11. Mar 31, 2016 at 9:54 AM
    #151
    Cog

    Cog Well-Known Member

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    I'm pretty mechanically inclined but trying to understand this on the Internet is a pain. Anyone have a phot with which way to rotate? On which side?
     
  12. Mar 31, 2016 at 11:06 AM
    #152
    alphabravo

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    ...whichever way makes the drivers side longer and the passenger side shorter. It should be pretty obvious. I would have to look at my tie rod ends to see for sure since they might have opposite threads or something (not sure).
     
  13. Mar 31, 2016 at 3:42 PM
    #153
    Dirty Pool

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    Read post #59.
     
  14. Mar 31, 2016 at 3:59 PM
    #154
    Cog

    Cog Well-Known Member

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    What about a 2nd gen??
     
  15. Mar 31, 2016 at 4:11 PM
    #155
    Dirty Pool

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    Same deal, the 2nd gen tie rods look different but the process is the same.
    FWIW 1 full turn will move the steering wheel a bunch. Start off with exactly 1/2 a turn on both sides and see what you get. Then extrapolate from there.

    2nd gen folks should be aware of "Zero point calibration" that may/may not/or should be needed when lifting and/or an alignment is done. This has to do with the electronic VSC system. It is pretty simple to do and there is a thread on it in the 2nd gen section.
     
    Last edited: Apr 1, 2016
  16. Aug 2, 2016 at 10:58 AM
    #156
    1stgenyota2014

    1stgenyota2014 Well-Known Member

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    Ok hopefully people still watch this thread. The other day I took my 04 Tacoma in for alignment after doing a lot of front end work bushings etc. I eyeball aligned it at home fairly well and everything was looking good. When I got it back, the truck leans noticeably to the drivers side. Also camber is way off. I have 2.5 inch lift. However when I backup for about 15 feet and look at it again, the camber is good!!! Wtf. It moves each Time it drives forward/reverse. Any solutions?
     
  17. Aug 2, 2016 at 11:15 AM
    #157
    alphabravo

    alphabravo Well-Known Member

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    Several possibilities I suppose.
    1. If they unloaded/raised the front wheels off the ground just before the alignment then there is no way the alignment could be correct I think. I have to drive mine and swerve it hard to get the coilovers to settle down each time it comes off the ground.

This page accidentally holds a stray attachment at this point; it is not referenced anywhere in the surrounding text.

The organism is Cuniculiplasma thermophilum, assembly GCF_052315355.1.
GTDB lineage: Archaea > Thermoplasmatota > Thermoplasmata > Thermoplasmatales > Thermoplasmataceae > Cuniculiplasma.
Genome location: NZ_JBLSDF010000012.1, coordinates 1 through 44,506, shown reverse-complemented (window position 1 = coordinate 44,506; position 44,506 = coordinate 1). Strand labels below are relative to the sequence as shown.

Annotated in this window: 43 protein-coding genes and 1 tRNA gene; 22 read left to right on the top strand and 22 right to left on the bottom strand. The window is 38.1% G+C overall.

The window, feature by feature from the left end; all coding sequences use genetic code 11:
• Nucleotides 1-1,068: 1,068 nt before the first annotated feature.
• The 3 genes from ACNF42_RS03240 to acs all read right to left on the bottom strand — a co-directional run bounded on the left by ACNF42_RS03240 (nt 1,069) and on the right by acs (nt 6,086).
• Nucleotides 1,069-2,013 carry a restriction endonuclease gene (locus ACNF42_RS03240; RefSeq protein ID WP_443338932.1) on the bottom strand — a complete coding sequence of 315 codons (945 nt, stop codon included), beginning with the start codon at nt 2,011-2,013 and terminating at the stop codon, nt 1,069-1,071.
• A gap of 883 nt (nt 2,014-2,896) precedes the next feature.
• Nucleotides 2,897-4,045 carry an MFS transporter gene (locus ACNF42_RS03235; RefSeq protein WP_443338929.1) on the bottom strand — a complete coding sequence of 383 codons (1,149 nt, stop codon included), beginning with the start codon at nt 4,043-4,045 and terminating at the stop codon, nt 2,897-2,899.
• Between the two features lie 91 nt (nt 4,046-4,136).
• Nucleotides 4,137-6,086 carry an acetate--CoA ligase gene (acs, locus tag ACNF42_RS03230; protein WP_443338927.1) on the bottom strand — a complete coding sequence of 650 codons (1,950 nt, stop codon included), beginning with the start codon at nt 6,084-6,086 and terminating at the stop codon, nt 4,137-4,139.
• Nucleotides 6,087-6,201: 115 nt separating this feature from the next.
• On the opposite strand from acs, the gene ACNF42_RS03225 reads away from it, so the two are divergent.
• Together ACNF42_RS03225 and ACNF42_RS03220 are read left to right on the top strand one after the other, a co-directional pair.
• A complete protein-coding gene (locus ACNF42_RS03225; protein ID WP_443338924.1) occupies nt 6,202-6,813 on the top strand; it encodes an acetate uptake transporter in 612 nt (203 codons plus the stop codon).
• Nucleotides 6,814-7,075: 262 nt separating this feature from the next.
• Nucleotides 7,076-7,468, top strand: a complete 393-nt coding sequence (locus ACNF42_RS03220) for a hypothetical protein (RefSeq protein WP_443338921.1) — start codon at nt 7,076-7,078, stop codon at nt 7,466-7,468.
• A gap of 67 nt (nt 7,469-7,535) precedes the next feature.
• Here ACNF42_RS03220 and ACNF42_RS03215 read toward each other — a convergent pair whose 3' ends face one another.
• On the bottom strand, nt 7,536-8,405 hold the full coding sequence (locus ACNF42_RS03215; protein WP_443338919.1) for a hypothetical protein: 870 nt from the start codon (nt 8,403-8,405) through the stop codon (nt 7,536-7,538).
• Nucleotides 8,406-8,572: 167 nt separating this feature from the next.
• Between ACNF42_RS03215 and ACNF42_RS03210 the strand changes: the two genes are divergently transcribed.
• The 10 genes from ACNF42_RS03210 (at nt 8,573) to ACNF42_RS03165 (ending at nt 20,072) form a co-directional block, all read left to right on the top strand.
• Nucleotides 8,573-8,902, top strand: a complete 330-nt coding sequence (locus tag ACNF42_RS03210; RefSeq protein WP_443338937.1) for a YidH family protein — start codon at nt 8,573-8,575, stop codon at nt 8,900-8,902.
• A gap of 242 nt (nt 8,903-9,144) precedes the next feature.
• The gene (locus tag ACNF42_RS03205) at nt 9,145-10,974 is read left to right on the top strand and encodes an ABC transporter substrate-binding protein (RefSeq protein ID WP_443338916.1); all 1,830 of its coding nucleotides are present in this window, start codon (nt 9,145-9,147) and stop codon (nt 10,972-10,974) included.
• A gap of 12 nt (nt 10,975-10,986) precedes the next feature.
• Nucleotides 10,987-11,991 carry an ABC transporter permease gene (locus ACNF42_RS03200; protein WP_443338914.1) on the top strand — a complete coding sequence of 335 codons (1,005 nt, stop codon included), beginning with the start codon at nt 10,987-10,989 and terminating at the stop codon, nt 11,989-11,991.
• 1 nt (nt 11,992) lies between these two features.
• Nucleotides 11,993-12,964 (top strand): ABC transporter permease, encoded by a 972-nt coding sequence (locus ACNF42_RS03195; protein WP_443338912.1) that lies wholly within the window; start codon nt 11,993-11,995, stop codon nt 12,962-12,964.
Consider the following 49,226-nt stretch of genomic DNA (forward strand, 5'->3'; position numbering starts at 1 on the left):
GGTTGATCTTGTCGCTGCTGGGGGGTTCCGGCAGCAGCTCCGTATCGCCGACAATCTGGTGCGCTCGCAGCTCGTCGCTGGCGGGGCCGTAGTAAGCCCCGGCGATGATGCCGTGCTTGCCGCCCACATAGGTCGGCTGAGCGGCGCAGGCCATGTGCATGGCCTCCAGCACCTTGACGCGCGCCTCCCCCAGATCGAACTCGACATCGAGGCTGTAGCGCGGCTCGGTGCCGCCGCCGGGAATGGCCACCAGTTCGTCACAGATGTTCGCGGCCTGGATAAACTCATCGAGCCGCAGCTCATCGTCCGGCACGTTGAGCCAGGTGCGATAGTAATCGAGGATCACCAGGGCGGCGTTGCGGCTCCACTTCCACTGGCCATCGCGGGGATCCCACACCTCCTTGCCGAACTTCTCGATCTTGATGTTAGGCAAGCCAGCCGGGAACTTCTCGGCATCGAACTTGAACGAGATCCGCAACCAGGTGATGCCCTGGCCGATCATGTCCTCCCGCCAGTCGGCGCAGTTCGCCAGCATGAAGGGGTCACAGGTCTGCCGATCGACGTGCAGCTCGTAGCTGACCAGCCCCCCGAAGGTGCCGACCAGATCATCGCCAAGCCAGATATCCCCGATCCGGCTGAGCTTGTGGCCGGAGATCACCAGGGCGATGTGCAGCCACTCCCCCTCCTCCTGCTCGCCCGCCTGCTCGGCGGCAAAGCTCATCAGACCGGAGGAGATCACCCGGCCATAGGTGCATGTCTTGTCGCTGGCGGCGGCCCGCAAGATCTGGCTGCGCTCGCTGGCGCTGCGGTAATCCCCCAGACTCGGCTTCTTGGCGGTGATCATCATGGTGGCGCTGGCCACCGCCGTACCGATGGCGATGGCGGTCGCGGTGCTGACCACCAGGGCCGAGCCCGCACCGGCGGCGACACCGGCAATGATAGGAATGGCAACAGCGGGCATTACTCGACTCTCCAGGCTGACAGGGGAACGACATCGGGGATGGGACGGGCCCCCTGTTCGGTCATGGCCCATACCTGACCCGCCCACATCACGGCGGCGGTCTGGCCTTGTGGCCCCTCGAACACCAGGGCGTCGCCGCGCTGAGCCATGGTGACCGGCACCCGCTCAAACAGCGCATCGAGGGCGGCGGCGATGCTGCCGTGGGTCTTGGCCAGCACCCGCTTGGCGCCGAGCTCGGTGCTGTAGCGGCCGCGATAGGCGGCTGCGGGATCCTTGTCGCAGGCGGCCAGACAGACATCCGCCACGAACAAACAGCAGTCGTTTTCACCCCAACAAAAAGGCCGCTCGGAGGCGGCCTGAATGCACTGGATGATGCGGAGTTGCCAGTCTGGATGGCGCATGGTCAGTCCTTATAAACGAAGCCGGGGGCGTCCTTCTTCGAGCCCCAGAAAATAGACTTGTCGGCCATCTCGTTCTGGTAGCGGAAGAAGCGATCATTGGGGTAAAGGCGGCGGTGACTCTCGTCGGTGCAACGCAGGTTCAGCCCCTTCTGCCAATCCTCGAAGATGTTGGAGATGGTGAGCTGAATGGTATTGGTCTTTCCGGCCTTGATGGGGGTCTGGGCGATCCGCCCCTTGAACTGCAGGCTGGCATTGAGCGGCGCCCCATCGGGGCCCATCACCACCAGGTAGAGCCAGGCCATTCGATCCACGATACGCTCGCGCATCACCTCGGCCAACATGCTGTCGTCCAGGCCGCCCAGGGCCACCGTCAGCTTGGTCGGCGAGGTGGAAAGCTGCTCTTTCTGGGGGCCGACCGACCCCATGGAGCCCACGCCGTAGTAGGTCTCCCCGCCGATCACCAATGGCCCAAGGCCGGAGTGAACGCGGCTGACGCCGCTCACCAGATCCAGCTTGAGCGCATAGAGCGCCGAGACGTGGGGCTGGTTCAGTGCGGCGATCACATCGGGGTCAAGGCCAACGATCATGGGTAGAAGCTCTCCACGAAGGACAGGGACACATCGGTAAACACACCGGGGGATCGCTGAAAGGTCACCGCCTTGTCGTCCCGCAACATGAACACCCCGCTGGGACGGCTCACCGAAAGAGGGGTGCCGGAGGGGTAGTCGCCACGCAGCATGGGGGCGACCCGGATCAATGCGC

2. Check that the LCA bushings/cams did not slip. They can't really torque the ones in the back without pulling the steering rack unless they used one of those crowfoot adapters. Most times I think they skip it.
     
  18. Aug 2, 2016 at 12:47 PM
    #158
    1stgenyota2014

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    Ah ok makes sense with not torquing them down. I'll try to see if my coils ever settle. I wonder if it's possible for the drivers side to settle before pass. and that's why it's leaning. Maybe
     
  19. Aug 2, 2016 at 12:53 PM
    #159
    alphabravo

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    Just a couple of hard low speed swerves and then strait firm brake a couple of times and mine settle in. But if I ever unload them my wheel well will go from 36" to 39" until I get them settled in again.
     
  20. Aug 2, 2016 at 1:02 PM
    #160
    RobertHyatt

    RobertHyatt You just can't fix stupid...

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    One math note. If you measure 1/4 of the way up the tire, you don't want to double that number to compute your toe in. Sine of 45 degrees is .71, rather than .5. So rather than multiplying by 1 / .5 ( = 2) you should multiply by 1 / .71 (= 1.4) if you want to get really accurate. Your method would set the toe-in slightly lower than spec...

    Otherwise, I have been doing this for many years and it works just fine, it just takes some time and care.
     
    stairgod likes this.